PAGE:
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It’s Time to Tell the Bees

by Michelle, Ray, and Sebastian Wright

“Telling the Bees” is a beautiful, old English country tradition. In the 1800s, honeybees were an integral part of family and community landscapes. Informing the family beehive of changes such as a birth, death, or marriage was customary – and if the owner of the hive died, the bees had to be told of the death or they would leave the hive. Not only did backyard hives invigorate garden productivity and provide a bounty of honey, but the family apiary was considered a quiet sanctuary in which to meditate, read, and unwind from the day.

"Photograph by Christophe Perez (christopheperez.com)"

A return to “telling the bees” could help revive their populations. Photo by Christophe Perez

Like so many customs, interest in “talking to the bees” waned over time, and the close relationship we once had with bees has changed. Urbanization and industrialization have, to a great extent, eliminated the need and interest to grow produce at home and shifted the way we think about pollinators. Bees in general have become something to be wary of and even to eradicate from our manicured lawns and gardens.

Bees…and Agriculture…at Risk

This general fear of bees has had a significant impact on both the bee population and on our sustainable agriculture. Since 1945 the population of domesticated honeybees in the United States has declined by over 55% for a wide variety of reasons including broad use of insecticides, pesticides, and monoculture practices. Feral bees have also been declining in many places for some of the same reasons. Without collective intervention, we will lose the vitality in our food supply and our honey bees entirely. That would represent an ecological disaster on a grand scale when you consider that one out of every three bites of the food we eat depends on bees and similar pollinators.

As food and nutrition trends shift back to the land, integrating edible gardens into landscapes is gaining traction. Inviting bees back to our landscapes is a win-win for all. Ecological professionals can be powerful allies – and who better to “tell the bees” that we care and need them more than ever!

This beautiful Frothingham garden hosts a seasoned Top Bar hive and boasts bee-friendly fruit trees, berries, native plants, flowering vegetables and herbs. Photo by Christophe Perez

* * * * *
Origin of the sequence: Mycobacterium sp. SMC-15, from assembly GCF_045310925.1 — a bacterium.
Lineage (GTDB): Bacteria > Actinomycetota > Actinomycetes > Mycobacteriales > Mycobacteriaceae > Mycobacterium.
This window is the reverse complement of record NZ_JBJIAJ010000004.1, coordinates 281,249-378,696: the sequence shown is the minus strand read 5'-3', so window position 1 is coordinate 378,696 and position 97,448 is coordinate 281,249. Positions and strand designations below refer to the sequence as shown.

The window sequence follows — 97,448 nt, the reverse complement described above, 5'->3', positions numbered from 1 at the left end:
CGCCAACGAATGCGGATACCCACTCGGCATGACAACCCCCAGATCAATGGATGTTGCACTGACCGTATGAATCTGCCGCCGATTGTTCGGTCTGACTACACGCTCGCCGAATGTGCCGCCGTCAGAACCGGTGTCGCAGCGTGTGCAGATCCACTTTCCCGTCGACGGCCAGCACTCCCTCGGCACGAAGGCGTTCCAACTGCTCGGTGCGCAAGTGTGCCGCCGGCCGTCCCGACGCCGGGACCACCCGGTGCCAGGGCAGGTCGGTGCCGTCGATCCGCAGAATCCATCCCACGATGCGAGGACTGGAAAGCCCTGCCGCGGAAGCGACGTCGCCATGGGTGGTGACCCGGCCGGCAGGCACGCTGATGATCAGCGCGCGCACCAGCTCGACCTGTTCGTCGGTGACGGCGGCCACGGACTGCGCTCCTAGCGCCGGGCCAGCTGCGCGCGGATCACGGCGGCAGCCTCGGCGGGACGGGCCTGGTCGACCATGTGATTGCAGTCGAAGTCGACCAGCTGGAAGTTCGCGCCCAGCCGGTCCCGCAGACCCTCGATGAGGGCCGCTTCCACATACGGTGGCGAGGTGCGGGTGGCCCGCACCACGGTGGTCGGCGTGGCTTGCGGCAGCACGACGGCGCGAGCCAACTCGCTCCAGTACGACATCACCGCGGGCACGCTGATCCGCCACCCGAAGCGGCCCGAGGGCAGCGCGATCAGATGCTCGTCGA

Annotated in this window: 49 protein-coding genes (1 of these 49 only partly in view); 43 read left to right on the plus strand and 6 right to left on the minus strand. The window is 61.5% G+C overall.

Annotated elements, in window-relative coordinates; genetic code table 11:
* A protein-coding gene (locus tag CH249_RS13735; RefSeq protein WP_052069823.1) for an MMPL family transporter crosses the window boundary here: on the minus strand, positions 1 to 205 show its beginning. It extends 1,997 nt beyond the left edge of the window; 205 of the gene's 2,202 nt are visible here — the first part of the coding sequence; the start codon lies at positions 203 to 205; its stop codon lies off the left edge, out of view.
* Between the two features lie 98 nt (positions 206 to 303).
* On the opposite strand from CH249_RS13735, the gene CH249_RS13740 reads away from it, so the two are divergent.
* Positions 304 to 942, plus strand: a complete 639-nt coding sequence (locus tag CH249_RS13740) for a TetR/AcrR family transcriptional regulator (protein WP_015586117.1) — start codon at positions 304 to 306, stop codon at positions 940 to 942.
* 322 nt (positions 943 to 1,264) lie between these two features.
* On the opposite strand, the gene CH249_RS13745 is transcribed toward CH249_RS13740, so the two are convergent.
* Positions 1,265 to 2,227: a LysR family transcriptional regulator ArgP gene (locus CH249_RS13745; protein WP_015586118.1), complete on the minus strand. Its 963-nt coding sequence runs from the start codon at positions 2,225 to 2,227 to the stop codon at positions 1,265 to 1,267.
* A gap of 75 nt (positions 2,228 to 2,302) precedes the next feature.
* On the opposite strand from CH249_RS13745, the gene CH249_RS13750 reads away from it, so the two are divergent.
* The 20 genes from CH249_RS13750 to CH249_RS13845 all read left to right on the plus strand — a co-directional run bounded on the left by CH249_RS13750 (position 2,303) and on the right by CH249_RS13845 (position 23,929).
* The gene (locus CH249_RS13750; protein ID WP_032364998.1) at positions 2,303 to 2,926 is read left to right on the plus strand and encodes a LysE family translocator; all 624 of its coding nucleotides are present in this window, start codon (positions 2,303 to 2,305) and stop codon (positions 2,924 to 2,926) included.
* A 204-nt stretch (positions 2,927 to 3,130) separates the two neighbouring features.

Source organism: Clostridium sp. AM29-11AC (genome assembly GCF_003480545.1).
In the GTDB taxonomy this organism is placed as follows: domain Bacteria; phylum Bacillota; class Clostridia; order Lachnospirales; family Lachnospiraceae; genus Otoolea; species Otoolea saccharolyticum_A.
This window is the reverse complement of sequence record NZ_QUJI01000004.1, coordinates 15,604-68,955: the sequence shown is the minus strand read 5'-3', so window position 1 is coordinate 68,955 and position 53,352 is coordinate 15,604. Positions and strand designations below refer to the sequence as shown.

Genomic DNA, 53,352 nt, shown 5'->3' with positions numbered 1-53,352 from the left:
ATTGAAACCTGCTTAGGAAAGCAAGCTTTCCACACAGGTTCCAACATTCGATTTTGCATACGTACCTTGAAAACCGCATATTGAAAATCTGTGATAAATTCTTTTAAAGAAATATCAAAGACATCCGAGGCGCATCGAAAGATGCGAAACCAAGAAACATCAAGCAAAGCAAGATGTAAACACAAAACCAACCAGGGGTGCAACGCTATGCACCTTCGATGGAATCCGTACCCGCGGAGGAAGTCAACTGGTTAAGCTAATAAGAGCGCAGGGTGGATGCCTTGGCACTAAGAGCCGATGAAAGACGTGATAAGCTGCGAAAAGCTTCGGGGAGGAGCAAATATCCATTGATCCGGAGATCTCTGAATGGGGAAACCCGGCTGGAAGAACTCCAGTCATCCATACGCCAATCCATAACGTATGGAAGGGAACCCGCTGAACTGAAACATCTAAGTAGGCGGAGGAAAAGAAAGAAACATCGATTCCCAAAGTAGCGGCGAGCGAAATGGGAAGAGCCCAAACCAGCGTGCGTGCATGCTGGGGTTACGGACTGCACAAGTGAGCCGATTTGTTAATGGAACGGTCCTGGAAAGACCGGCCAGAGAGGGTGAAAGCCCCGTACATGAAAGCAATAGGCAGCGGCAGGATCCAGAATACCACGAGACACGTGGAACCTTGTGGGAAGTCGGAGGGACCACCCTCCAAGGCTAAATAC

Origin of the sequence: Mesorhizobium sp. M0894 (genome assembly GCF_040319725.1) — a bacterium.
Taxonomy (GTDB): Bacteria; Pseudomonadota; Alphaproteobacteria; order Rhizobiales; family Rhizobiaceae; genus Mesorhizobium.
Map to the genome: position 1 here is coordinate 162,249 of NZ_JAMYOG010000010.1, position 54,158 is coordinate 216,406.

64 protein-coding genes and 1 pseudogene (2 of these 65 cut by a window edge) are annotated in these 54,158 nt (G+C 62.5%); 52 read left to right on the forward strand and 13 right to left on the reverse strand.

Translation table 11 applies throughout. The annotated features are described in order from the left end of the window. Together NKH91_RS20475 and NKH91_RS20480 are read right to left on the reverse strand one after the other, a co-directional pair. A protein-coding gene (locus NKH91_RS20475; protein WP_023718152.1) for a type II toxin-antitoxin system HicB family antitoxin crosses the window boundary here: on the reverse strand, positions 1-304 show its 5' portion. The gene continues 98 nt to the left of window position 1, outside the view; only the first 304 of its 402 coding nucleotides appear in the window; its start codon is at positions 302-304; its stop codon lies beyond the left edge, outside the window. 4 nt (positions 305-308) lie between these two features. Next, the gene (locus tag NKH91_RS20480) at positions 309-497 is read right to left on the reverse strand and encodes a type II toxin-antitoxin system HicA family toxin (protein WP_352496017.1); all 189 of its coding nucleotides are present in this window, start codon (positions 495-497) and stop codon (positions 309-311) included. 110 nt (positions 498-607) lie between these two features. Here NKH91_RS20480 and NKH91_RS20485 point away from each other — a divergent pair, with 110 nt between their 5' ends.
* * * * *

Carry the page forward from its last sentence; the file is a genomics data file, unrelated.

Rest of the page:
This Frothingham garden hosts a seasoned Top Bar hive and boasts bee-friendly fruit trees, berries, native plants, flowering vegetables and herbs. Photo by Christophe Perez

Planting for Bees

Of course, not everyone has the time or the space to keep bees. However, it’s perfectly possible to improve pollination by making a few conscious choices. Honeybees make up to 300 flights per day to collect nectar and pollen over a three mile radius so planting native species and flowering fruits, vegetables, and herbs that attract, feed, and help pollinators reproduce is a major first step. Plant clustering and color are also key. Yellow, blue, purple, and white blossoms are incredibly eye-catching to bees.  They feed on one variety at time so planting three to four bunches of one type of blossom makes foraging more efficient – and although we personally love double blooming flowers, those with single blooms produce more nectar and the pollen is easier for bees to access.

In addition to having bee-friendly plants, an equally important factor in helping bees survive is to create self-sustainable environments that can thrive without the use of chemical fertilizers, pesticides, and insecticides. Neonicotinoids, a class of insecticides found in common garden products, are now strongly linked to Colony Collapse Disorder (CCD). Even if used in small doses neonicotinoids affect bees’ ability to fly, navigate, communicate, forage, and fight off hive threatening pests such as moths and mites. To read more about neonicotinoids and organic and biological alternatives see the Xerces Society: http://www.xerces.org/neonicotinoids-and-bees/.

ArtSpace, Milton’s after-school program, painted this colorful Langstroth hive located located in a historical meadow lush with dandelion, clover, wild wisteria, goldenrod, and other flowering weeds. Photo by Christophe Perez

Designing with Hives